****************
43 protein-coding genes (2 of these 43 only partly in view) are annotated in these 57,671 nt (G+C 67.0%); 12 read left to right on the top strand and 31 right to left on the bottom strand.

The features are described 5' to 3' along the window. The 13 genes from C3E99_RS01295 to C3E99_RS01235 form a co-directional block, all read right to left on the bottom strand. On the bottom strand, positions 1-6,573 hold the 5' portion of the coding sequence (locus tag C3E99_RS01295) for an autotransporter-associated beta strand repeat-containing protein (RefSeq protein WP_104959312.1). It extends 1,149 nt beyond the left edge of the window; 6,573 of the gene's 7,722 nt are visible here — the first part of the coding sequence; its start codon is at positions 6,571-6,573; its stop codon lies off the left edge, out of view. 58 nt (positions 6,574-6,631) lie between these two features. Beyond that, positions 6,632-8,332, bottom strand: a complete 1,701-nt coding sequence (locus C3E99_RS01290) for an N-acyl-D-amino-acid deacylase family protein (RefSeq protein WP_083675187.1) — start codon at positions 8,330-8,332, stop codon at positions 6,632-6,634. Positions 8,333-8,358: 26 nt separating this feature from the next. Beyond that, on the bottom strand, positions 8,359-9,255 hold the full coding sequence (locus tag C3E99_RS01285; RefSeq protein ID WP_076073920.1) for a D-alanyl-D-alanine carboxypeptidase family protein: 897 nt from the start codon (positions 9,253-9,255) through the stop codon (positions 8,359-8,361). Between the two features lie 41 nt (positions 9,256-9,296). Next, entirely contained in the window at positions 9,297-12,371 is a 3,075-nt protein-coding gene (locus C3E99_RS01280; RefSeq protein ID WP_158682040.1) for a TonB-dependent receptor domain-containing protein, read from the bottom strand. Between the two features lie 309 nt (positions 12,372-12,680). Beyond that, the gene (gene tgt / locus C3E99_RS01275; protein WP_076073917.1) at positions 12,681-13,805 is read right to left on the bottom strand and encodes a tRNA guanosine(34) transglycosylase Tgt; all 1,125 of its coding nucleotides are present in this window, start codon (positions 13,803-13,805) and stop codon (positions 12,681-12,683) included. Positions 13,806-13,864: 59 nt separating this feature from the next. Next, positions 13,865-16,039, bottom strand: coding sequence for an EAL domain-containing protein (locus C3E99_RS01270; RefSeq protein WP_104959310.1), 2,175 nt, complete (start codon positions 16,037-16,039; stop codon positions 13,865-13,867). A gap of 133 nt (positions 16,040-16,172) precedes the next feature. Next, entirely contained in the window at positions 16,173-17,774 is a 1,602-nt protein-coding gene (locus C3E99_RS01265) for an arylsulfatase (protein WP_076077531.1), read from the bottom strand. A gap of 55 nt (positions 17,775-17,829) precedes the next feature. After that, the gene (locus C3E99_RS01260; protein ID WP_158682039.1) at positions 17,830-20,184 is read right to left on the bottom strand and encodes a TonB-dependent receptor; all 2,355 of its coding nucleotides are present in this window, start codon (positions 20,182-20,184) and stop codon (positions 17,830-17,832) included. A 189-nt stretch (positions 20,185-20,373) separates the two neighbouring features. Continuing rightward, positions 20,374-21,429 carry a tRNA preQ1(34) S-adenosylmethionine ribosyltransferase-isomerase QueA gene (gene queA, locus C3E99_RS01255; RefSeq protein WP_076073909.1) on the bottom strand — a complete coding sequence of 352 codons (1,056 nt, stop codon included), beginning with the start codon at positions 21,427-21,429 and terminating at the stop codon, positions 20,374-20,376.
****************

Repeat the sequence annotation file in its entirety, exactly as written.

43 protein-coding genes (2 of these 43 only partly in view) are annotated in these 57,671 nt (G+C 67.0%); 12 read left to right on the top strand and 31 right to left on the bottom strand.

The features are described 5' to 3' along the window. The 13 genes from C3E99_RS01295 to C3E99_RS01235 form a co-directional block, all read right to left on the bottom strand. On the bottom strand, positions 1-6,573 hold the 5' portion of the coding sequence (locus tag C3E99_RS01295) for an autotransporter-associated beta strand repeat-containing protein (RefSeq protein WP_104959312.1). It extends 1,149 nt beyond the left edge of the window; 6,573 of the gene's 7,722 nt are visible here — the first part of the coding sequence; its start codon is at positions 6,571-6,573; its stop codon lies off the left edge, out of view. 58 nt (positions 6,574-6,631) lie between these two features. Beyond that, positions 6,632-8,332, bottom strand: a complete 1,701-nt coding sequence (locus C3E99_RS01290) for an N-acyl-D-amino-acid deacylase family protein (RefSeq protein WP_083675187.1) — start codon at positions 8,330-8,332, stop codon at positions 6,632-6,634. Positions 8,333-8,358: 26 nt separating this feature from the next. Beyond that, on the bottom strand, positions 8,359-9,255 hold the full coding sequence (locus tag C3E99_RS01285; RefSeq protein ID WP_076073920.1) for a D-alanyl-D-alanine carboxypeptidase family protein: 897 nt from the start codon (positions 9,253-9,255) through the stop codon (positions 8,359-8,361). Between the two features lie 41 nt (positions 9,256-9,296). Next, entirely contained in the window at positions 9,297-12,371 is a 3,075-nt protein-coding gene (locus C3E99_RS01280; RefSeq protein ID WP_158682040.1) for a TonB-dependent receptor domain-containing protein, read from the bottom strand. Between the two features lie 309 nt (positions 12,372-12,680). Beyond that, the gene (gene tgt / locus C3E99_RS01275; protein WP_076073917.1) at positions 12,681-13,805 is read right to left on the bottom strand and encodes a tRNA guanosine(34) transglycosylase Tgt; all 1,125 of its coding nucleotides are present in this window, start codon (positions 13,803-13,805) and stop codon (positions 12,681-12,683) included. Positions 13,806-13,864: 59 nt separating this feature from the next. Next, positions 13,865-16,039, bottom strand: coding sequence for an EAL domain-containing protein (locus C3E99_RS01270; RefSeq protein WP_104959310.1), 2,175 nt, complete (start codon positions 16,037-16,039; stop codon positions 13,865-13,867). A gap of 133 nt (positions 16,040-16,172) precedes the next feature. Next, entirely contained in the window at positions 16,173-17,774 is a 1,602-nt protein-coding gene (locus C3E99_RS01265) for an arylsulfatase (protein WP_076077531.1), read from the bottom strand. A gap of 55 nt (positions 17,775-17,829) precedes the next feature. After that, the gene (locus C3E99_RS01260; protein ID WP_158682039.1) at positions 17,830-20,184 is read right to left on the bottom strand and encodes a TonB-dependent receptor; all 2,355 of its coding nucleotides are present in this window, start codon (positions 20,182-20,184) and stop codon (positions 17,830-17,832) included. A 189-nt stretch (positions 20,185-20,373) separates the two neighbouring features. Continuing rightward, positions 20,374-21,429 carry a tRNA preQ1(34) S-adenosylmethionine ribosyltransferase-isomerase QueA gene (gene queA, locus C3E99_RS01255; RefSeq protein WP_076073909.1) on the bottom strand — a complete coding sequence of 352 codons (1,056 nt, stop codon included), beginning with the start codon at positions 21,427-21,429 and terminating at the stop codon, positions 20,374-20,376.